I think the thing you're missing is that time dilation isn't a function of distance, it's a function of speed, increasing as you get closer to the speed of light. It's fairly minor at small fractions of light speed, but increases more and more as you get closer to light speed.

E.g. while you're travelling at 90% of the speed of light, time passes about twice as fast for everyone else as it does for you. At 95% of the speed of light, it's about 3x. By the time you get to 99.9% it's more like 20x. This table and this graph may help you get the idea.

Distance comes into it only because of how long you spend traveling to get there, and therefore how much the time differences accumulate.

If you have some sort of FTL travel in the story, then you can basically choose how you want it to work, because from a physics perspective all bets are off.

But note that if you could hypothetically travel at the speed of light, extrapolating the physics would imply that time would basically stop for you entirely during the trip. In that case, time difference does actually become exactly equivalent to distance.

So if you want to go a bit more hard-SF, you could say that your instantaneous wormhole travel works that way. In that case, if a character stepped into the wormhole to travel somewhere 5 light years away, it would take 5 years to get there but no time would pass for them. If they then travelled back to where they started, everyone they knew would now be 10 years ahead of them.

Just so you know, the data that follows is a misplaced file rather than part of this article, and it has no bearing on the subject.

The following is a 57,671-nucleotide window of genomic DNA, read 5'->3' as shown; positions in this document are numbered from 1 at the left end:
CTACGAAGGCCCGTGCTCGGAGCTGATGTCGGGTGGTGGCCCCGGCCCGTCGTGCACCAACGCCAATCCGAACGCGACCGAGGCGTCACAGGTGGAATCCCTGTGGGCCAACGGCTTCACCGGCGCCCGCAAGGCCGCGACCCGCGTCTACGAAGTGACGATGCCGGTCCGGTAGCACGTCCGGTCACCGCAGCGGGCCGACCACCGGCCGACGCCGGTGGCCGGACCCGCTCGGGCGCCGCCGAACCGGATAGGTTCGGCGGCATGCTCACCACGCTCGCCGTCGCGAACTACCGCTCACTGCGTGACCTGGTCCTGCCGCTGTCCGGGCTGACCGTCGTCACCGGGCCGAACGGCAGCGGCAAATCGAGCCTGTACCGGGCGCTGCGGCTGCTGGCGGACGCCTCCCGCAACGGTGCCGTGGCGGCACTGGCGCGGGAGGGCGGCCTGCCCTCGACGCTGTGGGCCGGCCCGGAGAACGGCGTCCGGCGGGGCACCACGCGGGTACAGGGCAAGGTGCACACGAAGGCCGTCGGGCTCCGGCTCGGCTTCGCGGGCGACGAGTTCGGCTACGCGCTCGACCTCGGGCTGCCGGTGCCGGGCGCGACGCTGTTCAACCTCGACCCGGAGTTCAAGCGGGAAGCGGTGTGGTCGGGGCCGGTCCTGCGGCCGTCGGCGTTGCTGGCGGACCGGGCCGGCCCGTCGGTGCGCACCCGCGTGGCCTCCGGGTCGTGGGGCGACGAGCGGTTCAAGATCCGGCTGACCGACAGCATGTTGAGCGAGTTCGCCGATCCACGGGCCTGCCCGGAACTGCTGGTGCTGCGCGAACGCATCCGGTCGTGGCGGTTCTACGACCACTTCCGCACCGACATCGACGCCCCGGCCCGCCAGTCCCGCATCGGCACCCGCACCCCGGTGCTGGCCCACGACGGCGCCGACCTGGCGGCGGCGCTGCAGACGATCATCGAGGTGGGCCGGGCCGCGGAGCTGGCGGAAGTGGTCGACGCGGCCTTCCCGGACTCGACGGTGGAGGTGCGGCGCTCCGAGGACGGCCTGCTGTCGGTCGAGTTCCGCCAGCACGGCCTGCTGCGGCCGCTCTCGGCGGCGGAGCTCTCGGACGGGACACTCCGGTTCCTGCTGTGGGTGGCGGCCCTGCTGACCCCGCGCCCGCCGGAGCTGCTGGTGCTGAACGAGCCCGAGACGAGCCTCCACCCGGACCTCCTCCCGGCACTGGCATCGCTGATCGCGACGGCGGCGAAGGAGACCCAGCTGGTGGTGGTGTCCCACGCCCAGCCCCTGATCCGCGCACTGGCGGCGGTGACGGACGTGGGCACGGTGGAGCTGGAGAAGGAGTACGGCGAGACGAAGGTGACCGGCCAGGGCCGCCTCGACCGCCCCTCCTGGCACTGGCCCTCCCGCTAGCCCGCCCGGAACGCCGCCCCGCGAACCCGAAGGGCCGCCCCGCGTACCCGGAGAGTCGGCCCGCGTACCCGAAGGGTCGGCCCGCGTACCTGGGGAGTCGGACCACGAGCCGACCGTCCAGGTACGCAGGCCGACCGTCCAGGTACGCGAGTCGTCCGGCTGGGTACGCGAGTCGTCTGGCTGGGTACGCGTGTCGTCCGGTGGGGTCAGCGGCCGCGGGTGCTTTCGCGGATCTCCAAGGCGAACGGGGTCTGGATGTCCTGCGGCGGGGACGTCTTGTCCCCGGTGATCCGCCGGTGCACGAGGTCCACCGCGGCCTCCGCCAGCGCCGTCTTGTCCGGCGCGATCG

posted by automatronic at 2:01 AM on October 25, 2019 [22 favorites]


I agree that if you have instantaneous travel, you're done, and if faster-than-light (FTL) travel is available, there's no point asking the question in the first place. But since you ask, if you DON'T have instantaneous or FTL travel, only plain old STL travel, the formula is Δtp = Δt0/c√(1-p2), where c is the speed of light and p is the percentage of the speed of light at which you're traveling. This leads to rather disappointing results: you need to be traveling at .9c to get enough time dilation to make a year's journey take only half a year, and .999c to make it take only 16 days (still a really long time to travel). Meanwhile, the same process makes the mass of your vessel increase, so at .999c you need 22 times more energy to move your ship, so you're also going to have to think about how your ship is propelled. It's probably a lot easier to posit some new technology we've never heard of to get around the problem.